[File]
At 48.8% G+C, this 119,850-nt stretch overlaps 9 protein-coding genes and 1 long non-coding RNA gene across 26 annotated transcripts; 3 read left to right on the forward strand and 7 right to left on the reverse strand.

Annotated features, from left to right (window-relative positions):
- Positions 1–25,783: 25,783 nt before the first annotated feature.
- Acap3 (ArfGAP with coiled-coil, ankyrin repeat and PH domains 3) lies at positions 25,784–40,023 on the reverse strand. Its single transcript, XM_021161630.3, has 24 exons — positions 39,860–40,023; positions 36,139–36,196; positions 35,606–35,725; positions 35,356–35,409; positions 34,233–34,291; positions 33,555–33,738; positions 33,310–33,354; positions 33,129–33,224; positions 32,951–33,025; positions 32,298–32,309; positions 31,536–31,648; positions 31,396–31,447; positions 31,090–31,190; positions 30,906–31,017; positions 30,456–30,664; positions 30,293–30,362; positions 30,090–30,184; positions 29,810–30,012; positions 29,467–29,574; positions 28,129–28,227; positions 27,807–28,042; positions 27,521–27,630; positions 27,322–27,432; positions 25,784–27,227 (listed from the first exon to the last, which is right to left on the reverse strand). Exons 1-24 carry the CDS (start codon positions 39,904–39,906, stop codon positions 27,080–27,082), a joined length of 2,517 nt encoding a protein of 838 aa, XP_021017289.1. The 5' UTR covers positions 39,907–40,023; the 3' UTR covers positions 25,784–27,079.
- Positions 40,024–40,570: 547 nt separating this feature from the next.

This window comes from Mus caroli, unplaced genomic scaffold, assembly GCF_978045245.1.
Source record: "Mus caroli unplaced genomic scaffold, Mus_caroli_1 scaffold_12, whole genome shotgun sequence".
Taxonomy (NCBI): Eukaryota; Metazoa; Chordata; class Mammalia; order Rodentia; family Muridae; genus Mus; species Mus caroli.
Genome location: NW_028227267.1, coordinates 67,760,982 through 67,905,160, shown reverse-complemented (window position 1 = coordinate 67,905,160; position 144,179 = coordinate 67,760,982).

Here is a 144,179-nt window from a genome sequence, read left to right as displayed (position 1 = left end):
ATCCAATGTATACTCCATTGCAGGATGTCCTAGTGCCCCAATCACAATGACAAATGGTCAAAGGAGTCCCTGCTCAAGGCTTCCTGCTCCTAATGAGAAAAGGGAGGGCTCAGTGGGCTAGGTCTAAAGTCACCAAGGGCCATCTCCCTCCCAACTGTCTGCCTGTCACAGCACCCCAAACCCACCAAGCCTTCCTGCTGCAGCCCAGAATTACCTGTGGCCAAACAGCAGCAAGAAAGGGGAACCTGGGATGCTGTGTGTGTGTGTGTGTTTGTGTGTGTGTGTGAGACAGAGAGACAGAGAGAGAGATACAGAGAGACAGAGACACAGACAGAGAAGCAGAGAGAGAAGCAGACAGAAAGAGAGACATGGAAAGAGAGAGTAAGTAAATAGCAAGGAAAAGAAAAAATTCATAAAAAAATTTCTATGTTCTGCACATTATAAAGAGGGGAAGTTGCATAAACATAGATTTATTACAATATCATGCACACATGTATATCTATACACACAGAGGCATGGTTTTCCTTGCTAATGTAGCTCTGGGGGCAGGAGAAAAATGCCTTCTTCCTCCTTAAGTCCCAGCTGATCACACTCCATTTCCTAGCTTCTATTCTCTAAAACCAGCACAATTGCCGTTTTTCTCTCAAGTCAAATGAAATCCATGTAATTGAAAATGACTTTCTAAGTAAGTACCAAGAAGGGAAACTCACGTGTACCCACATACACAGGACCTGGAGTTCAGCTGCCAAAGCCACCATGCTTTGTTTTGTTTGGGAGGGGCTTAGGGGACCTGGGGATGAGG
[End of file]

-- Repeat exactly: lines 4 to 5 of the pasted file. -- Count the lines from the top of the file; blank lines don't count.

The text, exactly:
- Acap3 (ArfGAP with coiled-coil, ankyrin repeat and PH domains 3) lies at positions 25,784–40,023 on the reverse strand. Its single transcript, XM_021161630.3, has 24 exons — positions 39,860–40,023; positions 36,139–36,196; positions 35,606–35,725; positions 35,356–35,409; positions 34,233–34,291; positions 33,555–33,738; positions 33,310–33,354; positions 33,129–33,224; positions 32,951–33,025; positions 32,298–32,309; positions 31,536–31,648; positions 31,396–31,447; positions 31,090–31,190; positions 30,906–31,017; positions 30,456–30,664; positions 30,293–30,362; positions 30,090–30,184; positions 29,810–30,012; positions 29,467–29,574; positions 28,129–28,227; positions 27,807–28,042; positions 27,521–27,630; positions 27,322–27,432; positions 25,784–27,227 (listed from the first exon to the last, which is right to left on the reverse strand). Exons 1-24 carry the CDS (start codon positions 39,904–39,906, stop codon positions 27,080–27,082), a joined length of 2,517 nt encoding a protein of 838 aa, XP_021017289.1. The 5' UTR covers positions 39,907–40,023; the 3' UTR covers positions 25,784–27,079.
- Positions 40,024–40,570: 547 nt separating this feature from the next.